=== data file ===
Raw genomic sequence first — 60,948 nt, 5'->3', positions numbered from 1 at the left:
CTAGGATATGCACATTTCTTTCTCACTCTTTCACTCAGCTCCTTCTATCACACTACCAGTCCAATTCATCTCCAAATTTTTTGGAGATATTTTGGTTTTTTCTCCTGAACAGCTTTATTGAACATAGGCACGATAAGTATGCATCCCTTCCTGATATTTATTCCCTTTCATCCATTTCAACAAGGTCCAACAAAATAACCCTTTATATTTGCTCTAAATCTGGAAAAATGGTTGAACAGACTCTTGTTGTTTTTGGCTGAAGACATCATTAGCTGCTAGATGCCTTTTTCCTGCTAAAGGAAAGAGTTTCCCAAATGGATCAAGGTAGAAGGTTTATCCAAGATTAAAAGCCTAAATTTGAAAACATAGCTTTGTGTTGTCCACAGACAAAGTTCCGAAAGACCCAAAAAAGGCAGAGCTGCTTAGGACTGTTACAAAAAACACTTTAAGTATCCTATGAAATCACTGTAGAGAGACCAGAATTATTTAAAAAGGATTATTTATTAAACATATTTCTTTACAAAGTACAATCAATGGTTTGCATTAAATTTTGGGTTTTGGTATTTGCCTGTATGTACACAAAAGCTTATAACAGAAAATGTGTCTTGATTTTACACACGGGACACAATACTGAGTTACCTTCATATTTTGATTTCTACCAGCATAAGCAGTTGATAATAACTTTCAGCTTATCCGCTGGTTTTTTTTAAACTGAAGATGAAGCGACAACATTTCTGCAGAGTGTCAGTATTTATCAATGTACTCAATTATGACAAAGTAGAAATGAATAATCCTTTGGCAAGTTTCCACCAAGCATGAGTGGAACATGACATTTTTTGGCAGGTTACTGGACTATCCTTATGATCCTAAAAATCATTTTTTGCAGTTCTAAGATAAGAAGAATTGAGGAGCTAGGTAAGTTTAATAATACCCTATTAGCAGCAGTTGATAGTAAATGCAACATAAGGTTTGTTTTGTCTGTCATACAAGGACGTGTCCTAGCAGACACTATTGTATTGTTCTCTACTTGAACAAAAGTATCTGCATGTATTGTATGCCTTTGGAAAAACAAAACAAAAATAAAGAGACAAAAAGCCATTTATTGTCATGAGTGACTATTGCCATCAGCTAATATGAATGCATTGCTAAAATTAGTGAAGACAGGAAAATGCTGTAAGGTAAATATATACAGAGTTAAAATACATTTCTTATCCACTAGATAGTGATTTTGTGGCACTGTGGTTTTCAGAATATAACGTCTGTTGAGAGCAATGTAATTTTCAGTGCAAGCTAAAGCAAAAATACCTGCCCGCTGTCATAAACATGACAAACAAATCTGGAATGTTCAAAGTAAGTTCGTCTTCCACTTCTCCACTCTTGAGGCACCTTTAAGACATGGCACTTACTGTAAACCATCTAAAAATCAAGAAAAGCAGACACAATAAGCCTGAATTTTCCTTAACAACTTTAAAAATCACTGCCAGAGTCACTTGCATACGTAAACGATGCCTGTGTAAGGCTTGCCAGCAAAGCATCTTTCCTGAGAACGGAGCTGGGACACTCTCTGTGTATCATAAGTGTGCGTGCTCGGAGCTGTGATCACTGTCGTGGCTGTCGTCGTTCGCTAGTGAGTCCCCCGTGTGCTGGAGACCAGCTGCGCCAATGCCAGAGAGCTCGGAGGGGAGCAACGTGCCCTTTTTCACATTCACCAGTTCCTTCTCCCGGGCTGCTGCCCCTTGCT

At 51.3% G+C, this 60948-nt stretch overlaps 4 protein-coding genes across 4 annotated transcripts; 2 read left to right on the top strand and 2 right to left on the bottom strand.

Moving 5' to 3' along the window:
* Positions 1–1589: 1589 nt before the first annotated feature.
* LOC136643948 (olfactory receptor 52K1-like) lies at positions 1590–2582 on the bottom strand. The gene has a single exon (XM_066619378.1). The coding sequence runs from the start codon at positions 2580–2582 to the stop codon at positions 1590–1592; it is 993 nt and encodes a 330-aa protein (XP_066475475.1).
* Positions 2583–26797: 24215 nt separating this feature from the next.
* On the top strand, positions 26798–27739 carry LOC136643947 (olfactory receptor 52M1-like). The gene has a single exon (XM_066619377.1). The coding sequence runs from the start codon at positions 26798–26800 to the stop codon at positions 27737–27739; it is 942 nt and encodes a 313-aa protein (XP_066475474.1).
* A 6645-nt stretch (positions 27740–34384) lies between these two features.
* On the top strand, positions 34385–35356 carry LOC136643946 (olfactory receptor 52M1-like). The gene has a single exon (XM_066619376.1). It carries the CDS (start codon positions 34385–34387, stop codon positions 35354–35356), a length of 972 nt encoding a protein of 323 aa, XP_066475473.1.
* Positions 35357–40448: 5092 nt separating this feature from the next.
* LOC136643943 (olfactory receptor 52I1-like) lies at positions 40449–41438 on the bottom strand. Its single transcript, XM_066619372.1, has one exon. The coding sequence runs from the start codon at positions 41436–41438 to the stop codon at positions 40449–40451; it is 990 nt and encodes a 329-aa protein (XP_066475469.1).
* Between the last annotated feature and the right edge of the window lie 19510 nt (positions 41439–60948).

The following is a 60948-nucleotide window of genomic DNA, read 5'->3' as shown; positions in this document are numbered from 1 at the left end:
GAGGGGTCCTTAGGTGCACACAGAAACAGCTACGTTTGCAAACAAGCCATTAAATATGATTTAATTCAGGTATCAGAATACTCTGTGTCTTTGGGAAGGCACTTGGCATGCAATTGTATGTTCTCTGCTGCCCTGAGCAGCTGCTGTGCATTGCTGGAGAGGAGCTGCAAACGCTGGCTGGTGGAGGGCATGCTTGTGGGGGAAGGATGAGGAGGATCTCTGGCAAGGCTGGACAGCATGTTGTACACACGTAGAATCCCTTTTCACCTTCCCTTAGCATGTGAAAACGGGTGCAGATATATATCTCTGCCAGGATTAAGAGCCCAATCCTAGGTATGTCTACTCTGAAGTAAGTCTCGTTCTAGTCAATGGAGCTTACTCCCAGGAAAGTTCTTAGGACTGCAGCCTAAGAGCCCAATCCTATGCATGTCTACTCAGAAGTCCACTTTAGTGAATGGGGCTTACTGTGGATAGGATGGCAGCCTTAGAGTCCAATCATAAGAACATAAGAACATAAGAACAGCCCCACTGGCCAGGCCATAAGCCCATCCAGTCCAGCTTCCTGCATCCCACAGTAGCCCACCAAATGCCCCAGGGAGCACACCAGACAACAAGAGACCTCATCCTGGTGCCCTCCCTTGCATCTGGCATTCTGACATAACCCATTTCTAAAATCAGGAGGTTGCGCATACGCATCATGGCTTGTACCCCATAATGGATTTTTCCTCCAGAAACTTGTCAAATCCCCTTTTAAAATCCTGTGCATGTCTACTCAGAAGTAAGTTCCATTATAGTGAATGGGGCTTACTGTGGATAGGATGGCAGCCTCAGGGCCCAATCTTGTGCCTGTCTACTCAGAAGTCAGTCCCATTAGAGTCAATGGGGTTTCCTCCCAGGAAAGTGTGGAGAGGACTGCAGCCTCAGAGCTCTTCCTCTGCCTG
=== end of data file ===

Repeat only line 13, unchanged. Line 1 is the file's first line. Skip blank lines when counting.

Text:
* Between the last annotated feature and the right edge of the window lie 19510 nt (positions 41439–60948).